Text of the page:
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  • 1,275

    Number of pupils

  • 2019

    Year the school will open

  • 40%

    Spend on local business

The largest Passivhaus secondary school in the UK


  • First secondary school to meet Passivhaus standard
  • Ultra-insulation to cut energy usage
  • Template for future secondary schools to follow
  • Part of the masterplan for the London Cancer Hub

Following the successful delivery of the UK’s largest non-residential Passivhaus scheme, the George Davies Centre for the University of Leicester, our team were appointed by the London Borough of Sutton to deliver the same ultra-high energy efficient standard for the new Sutton secondary school.

Fusing learning with life science hub ambition

The new school will accommodate the growing demand for school places in the borough by providing a six form-entry for 1,275 pupils and 95 staff as part of Sutton’s masterplan for the London Cancer Hub (LCH), a new life science innovation cluster focused on cancer research and treatment located at the former Sutton Hospital site.

The school, which will be part of the Harris Federation, integrates secondary school pupils into the campus’s wider remit of scientific research and treatment to inspire pupils to forge a career within life sciences.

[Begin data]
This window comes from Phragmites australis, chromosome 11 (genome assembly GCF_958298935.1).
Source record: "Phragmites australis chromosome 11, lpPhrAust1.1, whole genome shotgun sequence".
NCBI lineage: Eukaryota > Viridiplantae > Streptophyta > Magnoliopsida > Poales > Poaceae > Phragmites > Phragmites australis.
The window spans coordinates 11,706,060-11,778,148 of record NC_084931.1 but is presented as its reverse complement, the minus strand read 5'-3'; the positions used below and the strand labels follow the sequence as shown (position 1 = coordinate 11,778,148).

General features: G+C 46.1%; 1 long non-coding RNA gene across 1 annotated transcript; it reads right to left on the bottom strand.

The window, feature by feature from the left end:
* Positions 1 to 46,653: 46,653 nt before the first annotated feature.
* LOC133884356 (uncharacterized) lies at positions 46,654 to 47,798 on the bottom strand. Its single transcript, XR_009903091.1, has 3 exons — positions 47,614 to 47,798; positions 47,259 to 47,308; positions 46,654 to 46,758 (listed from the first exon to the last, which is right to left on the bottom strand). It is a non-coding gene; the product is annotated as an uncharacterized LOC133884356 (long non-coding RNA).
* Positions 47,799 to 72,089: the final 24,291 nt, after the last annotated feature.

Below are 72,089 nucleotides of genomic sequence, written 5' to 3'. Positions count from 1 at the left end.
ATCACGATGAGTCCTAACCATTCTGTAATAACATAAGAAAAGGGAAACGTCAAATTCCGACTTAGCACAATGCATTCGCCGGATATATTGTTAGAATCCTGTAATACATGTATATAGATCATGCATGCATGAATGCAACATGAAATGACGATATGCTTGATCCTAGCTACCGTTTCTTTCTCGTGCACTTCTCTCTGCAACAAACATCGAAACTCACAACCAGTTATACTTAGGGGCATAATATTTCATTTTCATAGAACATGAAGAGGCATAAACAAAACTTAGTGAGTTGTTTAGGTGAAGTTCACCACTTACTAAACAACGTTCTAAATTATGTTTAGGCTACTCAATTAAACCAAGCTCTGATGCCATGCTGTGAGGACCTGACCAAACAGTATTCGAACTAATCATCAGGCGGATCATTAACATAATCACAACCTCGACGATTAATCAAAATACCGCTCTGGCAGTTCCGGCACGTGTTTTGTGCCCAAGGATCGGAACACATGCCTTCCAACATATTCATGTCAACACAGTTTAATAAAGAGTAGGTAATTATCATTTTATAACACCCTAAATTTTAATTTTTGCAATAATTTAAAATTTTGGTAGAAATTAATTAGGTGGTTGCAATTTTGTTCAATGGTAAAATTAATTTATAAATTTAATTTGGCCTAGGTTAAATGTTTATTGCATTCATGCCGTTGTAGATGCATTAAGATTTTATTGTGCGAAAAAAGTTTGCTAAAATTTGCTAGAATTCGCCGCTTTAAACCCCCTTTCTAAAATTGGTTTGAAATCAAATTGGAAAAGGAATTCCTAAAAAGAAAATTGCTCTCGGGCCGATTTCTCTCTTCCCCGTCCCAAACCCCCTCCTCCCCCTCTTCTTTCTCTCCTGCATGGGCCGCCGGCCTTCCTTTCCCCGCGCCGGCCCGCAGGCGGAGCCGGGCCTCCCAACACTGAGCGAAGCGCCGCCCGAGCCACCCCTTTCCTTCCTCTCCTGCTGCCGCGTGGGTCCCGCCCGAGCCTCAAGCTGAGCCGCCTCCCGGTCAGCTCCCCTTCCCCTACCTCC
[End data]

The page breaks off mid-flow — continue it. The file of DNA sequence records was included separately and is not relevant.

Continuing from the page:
New Sutton Secondary School.jpg

Why Passivhaus?

Choosing a Passivhaus design will provide pupils and staff with a healthy, optimised learning environment that benefits from the excellent air quality you get with Passivhaus standard buildings, as well as meeting the local authority’s requirements to minimise operational carbon.

Developed in Germany in the early 1990s, Passivhaus is the fastest-growing energy performance standard in the world and achieving it will substantially reduce the school’s energy bill thanks to excellent thermal performance.

Achieving Passivhaus is a very technical feat; the building envelope – roof, walls and ground floor slab – is highly insulated, with U-values of 0.13W/m2/k. A key facet of Passivhaus is a ‘fabric first’ approach to construction which results in the incredible insulation and air tightness required to prevent heat leakage through the windows, walls, floor and roof.

Roger Forsdyke, managing director for Willmott Dixon, said:

"With our solid track-record for building high-quality, energy efficient properties that conform to the Passivhaus standard, we are proud to have been selected by Sutton to deliver this ground-breaking school. We'll make sure local companies are used whenever possible and are looking forward to delivering a school that will attract national attention for setting the standard in energy performance."

Passivhaus explained in 90 seconds

Leicester first

We recorded a UK Passivhaus first in 2017 when the Centre for Medicine for the University of Leicester became the largest non-residential project to achieve the standard. That helped the university building record a ‘19’ energy performance asset rating, placing it in the ‘A’ category. Since completion, energy consumption is 80kWh/m², compared to 500kWh/m² of the school’s former home.